On July 31, 2002, the Federal Energy Regulatory Commission (FERC) issued a Notice of Proposed Rulemaking (NOPR) aimed at creating a nationwide Standard Market Design (SMD) for wholesale electric power markets. The proposed SMD rule was the third major rulemaking (after Orders 888 and 2000) by the FERC aimed at providing open access to the transmission network to realize the benefits of competitive wholesale power markets. As a result of significant voluntary market developments, the FERC terminated the SMD rule proposals in 2005. However, relevant effects of the SMD proposal shaped the wholesale electricity market.
In particular, SMD created the opportunity for Power Marketers, such as SESCO, to become market participants. Specifically, the FERC modified its regulatory requirements to permit business entities to file for rate tariffs in order to buy and sell electricity at wholesale among all electric utilities. These new entities, called Power Marketers, do not own or operate generation, transmission, or distribution facilities, but are treated as electric utilities. Thus, the combined entry of power marketers constitutes a change that not only established a major milestone, but also propelled the industry on its path to competition.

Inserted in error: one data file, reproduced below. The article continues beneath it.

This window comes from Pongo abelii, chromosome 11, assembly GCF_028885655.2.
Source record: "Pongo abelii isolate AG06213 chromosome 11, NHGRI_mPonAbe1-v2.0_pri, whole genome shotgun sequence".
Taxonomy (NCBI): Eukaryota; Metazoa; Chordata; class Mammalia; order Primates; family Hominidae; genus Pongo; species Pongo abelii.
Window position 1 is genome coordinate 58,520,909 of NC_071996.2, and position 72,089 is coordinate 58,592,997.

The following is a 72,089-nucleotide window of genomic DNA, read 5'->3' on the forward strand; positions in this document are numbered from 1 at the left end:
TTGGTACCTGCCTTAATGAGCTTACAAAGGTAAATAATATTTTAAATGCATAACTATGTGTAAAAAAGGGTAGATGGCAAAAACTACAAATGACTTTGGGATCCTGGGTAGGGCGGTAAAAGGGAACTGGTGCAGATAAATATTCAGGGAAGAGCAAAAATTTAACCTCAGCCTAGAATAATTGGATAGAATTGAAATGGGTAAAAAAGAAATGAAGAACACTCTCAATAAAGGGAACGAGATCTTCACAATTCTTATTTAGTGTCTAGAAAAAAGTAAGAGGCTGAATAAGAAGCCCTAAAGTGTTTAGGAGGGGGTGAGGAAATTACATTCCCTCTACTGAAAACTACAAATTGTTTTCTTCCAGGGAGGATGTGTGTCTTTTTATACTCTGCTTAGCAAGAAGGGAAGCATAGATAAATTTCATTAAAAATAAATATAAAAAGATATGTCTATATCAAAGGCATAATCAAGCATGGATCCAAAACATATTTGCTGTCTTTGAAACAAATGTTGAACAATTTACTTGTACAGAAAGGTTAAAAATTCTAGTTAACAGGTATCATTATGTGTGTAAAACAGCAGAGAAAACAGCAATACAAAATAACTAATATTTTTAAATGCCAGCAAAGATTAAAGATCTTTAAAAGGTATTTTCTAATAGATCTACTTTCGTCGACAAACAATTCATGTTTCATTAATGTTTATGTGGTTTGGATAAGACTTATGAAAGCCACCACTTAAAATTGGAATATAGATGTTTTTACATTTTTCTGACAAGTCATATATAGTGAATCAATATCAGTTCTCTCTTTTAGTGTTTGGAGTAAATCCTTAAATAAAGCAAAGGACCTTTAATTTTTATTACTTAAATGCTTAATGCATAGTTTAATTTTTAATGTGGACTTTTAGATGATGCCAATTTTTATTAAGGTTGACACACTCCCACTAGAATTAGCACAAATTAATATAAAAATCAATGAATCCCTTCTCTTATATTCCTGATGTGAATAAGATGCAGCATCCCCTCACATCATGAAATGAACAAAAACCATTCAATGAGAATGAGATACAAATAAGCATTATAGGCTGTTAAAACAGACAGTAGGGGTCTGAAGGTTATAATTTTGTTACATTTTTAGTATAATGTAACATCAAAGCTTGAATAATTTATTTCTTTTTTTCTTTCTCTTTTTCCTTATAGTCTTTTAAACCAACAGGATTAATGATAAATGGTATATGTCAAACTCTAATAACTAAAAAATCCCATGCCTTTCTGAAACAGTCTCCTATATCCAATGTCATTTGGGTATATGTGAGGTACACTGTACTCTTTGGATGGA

Power Marketers play a critical role in the wholesale electricity market, especially pertaining to market liquidity, price transparency and efficiency. Power marketers engage in the buying and selling of electricity in the wholesale electricity markets. They generally do not own or control generation assets but might be part of a company or group that does. They do take ownership of the electricity (as opposed to brokers), and they are involved in interstate trade.